ICHECK(8)                                               ICHECK(8)

     NAME
          icheck, dcheck, ncheck - file system consistency check

     SYNOPSIS
          /etc/icheck [ -B ] [ -s ] [ -b numbers ] [ filesystem ]

          /etc/dcheck [ -B ] [ -i numbers ] [ filesystem ]

          /etc/ncheck [ -B ] [ -i numbers ] [ -a ] [ -s ] [ filesystem
          ]

     DESCRIPTION
          These programs perform consistency checks on file systems.
          For normal file system maintenance, see fsck(8).

          Icheck examines a file system, builds a bit map of used
          blocks, and compares this bit map against the free list
          maintained on the file system.  If the file system is not
          specified, a set of default file systems is checked.  The
          normal output of icheck includes a report of

               The total number of files and the numbers of regular,
               directory, block special and character special files.

               The total number of blocks in use and the numbers of
               single-, double-, and triple-indirect blocks and direc-
               tory blocks.

               The number of free blocks.

               The number of blocks missing; i.e. not in any file nor
               in the free list.

          The -s option causes icheck to ignore the actual free list
          and reconstruct a new one by rewriting the super-block of
          the file system.  The file system should be dismounted while
          this is done; if this is not possible (for example if the
          root file system has to be salvaged) care should be taken
          that the system is quiescent.  The words in the super-block
          which indicate the size of the free list and of the i-list
          are believed.  If the super-block has been curdled these
          words will have to be patched.  The -s option causes the
          normal output reports to be suppressed.

          Following the -b option is a list of block numbers; whenever
          any of the named blocks turns up in a file or the free list,
          a diagnostic is produced.

          Dcheck reads the directories in a file system and compares
          the link-count in each i-node with the number of directory

     ICHECK(8)                                               ICHECK(8)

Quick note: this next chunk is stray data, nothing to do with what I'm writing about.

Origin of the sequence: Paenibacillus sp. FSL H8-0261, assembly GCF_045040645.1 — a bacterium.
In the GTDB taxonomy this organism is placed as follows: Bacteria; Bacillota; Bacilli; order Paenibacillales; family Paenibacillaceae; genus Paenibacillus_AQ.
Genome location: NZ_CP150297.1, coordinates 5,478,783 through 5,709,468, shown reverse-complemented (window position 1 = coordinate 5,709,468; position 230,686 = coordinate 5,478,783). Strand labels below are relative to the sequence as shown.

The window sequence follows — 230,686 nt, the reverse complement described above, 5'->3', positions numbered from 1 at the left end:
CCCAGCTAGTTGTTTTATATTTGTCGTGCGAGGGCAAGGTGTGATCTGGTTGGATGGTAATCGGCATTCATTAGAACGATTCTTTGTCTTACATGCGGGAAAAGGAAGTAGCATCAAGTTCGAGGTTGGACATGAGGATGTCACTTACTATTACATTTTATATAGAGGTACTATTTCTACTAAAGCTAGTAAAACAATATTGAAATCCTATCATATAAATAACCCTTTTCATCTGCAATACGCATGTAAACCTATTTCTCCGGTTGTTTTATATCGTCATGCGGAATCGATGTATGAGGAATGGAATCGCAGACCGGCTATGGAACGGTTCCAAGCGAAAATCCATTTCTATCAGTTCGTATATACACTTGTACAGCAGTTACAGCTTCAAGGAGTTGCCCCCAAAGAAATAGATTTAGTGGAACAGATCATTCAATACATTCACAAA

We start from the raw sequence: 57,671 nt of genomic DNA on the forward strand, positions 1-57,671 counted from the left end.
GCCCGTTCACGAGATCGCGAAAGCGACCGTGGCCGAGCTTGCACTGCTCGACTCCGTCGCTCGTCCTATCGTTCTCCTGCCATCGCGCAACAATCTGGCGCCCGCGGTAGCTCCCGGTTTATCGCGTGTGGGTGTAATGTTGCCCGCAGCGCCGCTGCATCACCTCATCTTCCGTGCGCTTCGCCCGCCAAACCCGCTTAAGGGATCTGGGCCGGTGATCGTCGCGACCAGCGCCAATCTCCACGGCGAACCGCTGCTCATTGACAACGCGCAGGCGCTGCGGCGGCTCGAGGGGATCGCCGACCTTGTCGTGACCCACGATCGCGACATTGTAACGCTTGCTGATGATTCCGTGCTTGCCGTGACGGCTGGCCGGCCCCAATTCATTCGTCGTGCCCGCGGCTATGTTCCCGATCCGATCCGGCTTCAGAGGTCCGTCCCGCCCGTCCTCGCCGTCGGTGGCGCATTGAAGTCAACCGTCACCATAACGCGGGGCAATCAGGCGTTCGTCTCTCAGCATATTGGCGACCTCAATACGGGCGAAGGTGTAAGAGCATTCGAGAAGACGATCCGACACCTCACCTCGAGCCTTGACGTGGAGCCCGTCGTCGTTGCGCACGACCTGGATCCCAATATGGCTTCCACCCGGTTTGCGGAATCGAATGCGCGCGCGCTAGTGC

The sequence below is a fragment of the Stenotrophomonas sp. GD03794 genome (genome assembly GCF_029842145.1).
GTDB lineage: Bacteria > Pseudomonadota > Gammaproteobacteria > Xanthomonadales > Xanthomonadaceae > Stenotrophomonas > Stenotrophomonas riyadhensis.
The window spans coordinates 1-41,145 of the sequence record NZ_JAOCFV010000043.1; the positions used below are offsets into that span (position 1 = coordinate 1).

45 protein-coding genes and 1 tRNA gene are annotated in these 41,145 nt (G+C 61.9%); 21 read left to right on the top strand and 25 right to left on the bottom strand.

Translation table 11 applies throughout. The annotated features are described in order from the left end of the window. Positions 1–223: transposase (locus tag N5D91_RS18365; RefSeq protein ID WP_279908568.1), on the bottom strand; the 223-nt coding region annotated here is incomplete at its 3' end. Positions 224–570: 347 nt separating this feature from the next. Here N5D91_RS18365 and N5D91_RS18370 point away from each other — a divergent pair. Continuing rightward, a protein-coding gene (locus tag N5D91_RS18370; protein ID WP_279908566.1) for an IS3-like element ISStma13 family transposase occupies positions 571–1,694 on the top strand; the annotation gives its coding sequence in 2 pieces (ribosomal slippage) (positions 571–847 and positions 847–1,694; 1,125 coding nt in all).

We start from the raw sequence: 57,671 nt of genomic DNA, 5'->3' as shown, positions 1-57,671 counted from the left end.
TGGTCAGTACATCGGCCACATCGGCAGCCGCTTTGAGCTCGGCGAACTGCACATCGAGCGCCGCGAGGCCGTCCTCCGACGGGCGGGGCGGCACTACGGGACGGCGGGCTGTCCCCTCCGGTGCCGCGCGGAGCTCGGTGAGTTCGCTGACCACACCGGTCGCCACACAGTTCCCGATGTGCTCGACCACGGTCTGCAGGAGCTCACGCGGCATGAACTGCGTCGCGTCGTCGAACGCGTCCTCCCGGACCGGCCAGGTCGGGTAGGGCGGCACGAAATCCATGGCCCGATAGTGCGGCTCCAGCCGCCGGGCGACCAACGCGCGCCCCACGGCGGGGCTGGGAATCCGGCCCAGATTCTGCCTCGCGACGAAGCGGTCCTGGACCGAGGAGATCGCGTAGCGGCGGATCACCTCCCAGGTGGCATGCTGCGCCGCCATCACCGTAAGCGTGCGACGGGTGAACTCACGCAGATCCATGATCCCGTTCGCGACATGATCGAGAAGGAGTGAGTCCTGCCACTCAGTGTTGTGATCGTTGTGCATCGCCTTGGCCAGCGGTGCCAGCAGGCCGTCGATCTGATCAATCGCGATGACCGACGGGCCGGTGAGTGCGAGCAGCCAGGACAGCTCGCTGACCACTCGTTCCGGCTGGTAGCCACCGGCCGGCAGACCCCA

entries by which it is referenced.  The -i flag is followed
          by a list of i-numbers; when one of those i-numbers turns up
          in a directory, the number, the i-number of the directory,
          and the name of the entry are reported.

          Ncheck generates a pathname vs. i-number list of all files
          in a file system.  Names of directory files are followed by
          `/.'.  The -i option reduces the report to only those files
          whose i-numbers follow.  The -a option allows printing of
          the names `.'  and `..', which are ordinarily suppressed.
          The -s option reduces the report to special files and files
          with set-user-ID mode; it is intended to discover concealed
          violations of security policy.  The report is in no useful
          order, and probably should be sorted.

          These programs are faster if the raw version of the special
          file is used, since they read the i-list many blocks at a
          time.

          If filesystem is a special file, the minor device number is
          checked to distinguish between regular and bitmapped file
          systems.  If the filesystem resides in a regular file, it is
          assumed to be a regular file system unless the -B option is
          used.

     FILES
          Default file systems vary with installation.

     SEE ALSO
          fsck(8), filsys(5), clri(8)

     DIAGNOSTICS
          For duplicate blocks and bad blocks (which lie outside the
          file system) icheck announces the difficulty, the i-number,
          and the kind of block involved.  If a read error is encoun-
          tered, the block number of the bad block is printed and
          icheck considers it to contain 0.  `Bad freeblock' means
          that a block number outside the available space was encoun-
          tered in the free list.  `n dups in free' means that n
          blocks were found in the free list which duplicate blocks
          either in some file or in the earlier part of the free list.

          When a file turns up for which the link-count and the number
          of directory entries disagree, dcheck reports the relevant
          facts.  Allocated files which have 0 link-count and no
          entries are also listed.  The only dangerous situation
          occurs when there are more entries than links; if entries
          are removed, so the link-count drops to 0, the remaining
          entries point to thin air.  They should be removed.  When
          there are more links than entries, or there is an allocated
          file with neither links nor entries, some disk space may be
          lost but the situation will not degenerate.

     ICHECK(8)                                               ICHECK(8)

          When the filesystem structure is improper, ncheck prints
          `??' to denote the `parent' of a parentless file.  A path-
          name beginning with `...' denotes a loop.

     BUGS
          Since these commands are inherently two-pass in nature,
          extraneous diagnostics may be produced if applied to active
          file systems.

          They believe even preposterous super-blocks and consequently
          can get core images.